The million-dollar mistake: a true story

Let me tell you the true story of a million-dollar mistake.

September 7, 2016

Picture a solid business, much like your own, with good prospects and high ambitions for the future.

Sitting at his desk in your office is your in-house accountant. Let’s call him Bob.

Bob is a quiet kind of guy. He puts in his hours – and more when needed – without complaint and without a fuss.

To all that meet him, Bob seems to be a model employee. Until auditors come in to go through the financial records.

Then you find that over the last few years Bob has been making a regular series of small transfers – micropayments – from your business bank account to his own.

So many transfers, in fact, that good old Bob has extracted $1million from company funds. To the bank, it just seemed like regular business: transfers too small and regular to ring alarm bells about fraud.

To you … well, you were looking at the big numbers on the spreadsheet not the micropayments.

It’s a true story.

That in-house accountant almost pulled-off a million-dollar crime under the radar. And you can bet that his bosses felt they’d made a million-dollar mistake. You see, data has a habit of moving around a business.

Think you know where your confidential records are?

Customer records, employee files, bank details and designs or workflows that govern what you do and how you do it? Those records are where you think they are – but they aren’t as locked-down as you think.

And there’s a good chance they’re not being used in quite the way you would hope. It’s likely some of that data – whether in part or complete – exists somewhere else in your business too. Maybe there’s a version of some records on an employee’s desktop or random folder on a server or in the cloud? It’s their working draft.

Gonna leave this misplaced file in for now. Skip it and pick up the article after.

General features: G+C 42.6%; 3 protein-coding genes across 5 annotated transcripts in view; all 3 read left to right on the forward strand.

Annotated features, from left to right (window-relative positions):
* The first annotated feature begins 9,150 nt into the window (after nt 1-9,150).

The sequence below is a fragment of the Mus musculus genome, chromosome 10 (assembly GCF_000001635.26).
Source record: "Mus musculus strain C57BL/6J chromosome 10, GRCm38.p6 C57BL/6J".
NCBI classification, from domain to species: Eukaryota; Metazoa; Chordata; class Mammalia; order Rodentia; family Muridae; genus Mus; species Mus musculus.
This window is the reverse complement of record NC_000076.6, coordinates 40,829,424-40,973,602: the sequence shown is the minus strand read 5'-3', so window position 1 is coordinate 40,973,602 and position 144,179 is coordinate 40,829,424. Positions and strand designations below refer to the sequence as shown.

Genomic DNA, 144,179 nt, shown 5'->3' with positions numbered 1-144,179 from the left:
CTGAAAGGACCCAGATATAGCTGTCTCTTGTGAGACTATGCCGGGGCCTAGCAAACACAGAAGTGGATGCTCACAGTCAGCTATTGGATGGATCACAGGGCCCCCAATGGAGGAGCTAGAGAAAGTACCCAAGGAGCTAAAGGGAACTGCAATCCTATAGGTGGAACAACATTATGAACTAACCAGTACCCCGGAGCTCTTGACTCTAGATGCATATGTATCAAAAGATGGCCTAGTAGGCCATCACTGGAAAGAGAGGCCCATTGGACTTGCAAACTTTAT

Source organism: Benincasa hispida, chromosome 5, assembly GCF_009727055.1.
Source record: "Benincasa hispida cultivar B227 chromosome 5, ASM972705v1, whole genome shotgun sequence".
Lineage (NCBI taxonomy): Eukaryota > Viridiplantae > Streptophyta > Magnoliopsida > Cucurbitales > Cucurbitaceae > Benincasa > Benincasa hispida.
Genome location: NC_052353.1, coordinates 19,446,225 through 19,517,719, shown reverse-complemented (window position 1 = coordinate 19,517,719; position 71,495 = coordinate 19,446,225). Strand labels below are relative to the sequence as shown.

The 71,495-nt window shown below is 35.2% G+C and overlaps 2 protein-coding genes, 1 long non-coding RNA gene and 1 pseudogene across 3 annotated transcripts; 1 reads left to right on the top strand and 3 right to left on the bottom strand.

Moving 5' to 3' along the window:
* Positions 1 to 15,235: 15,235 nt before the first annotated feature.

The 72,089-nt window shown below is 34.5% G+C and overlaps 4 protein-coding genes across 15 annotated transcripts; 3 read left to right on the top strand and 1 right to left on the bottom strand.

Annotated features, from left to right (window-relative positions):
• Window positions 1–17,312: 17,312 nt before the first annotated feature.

Or how about the odds that it has been emailed out of the business so a co-worker can work on it at home after office hours? They’re not stealing it. They’re just prepping for Monday’s pitch or presentation. But, what might sound like a diligent co-worker trying to do a good job is a real data security risk.

Once sensitive information is outside your security perimeter, you’ve lost control of where it goes next. If you work in an industry where maintaining and protecting records is a legal requirement, you’ve got a compliance headache. If not, I’d bet you still don’t want that information in the hands of a competitor or worse. And yes, you’ll feel the pain of not taking proper care of confidential business data in a number of ways.

There’s the inevitable cost of cleaning up: staff training, better IT, new workflows. There’s the lost time and business disruption. And there’s the reputation damage to manage after you’ve informed customers or employees that records have been compromised.

What to know the typical costs and primary risk factors?

Want to know the chances of surviving a data breach?

Take a look at our at-a-glance infographic about data loss.

Or download our free Quick Guide to Data Loss Prevention and explore the good, bad and
careless behavior patterns that threaten data security.

But first ask yourself: could someone do to your business what Bob did?

If your answer is yes, you may want to include data security on today’s to-do list.

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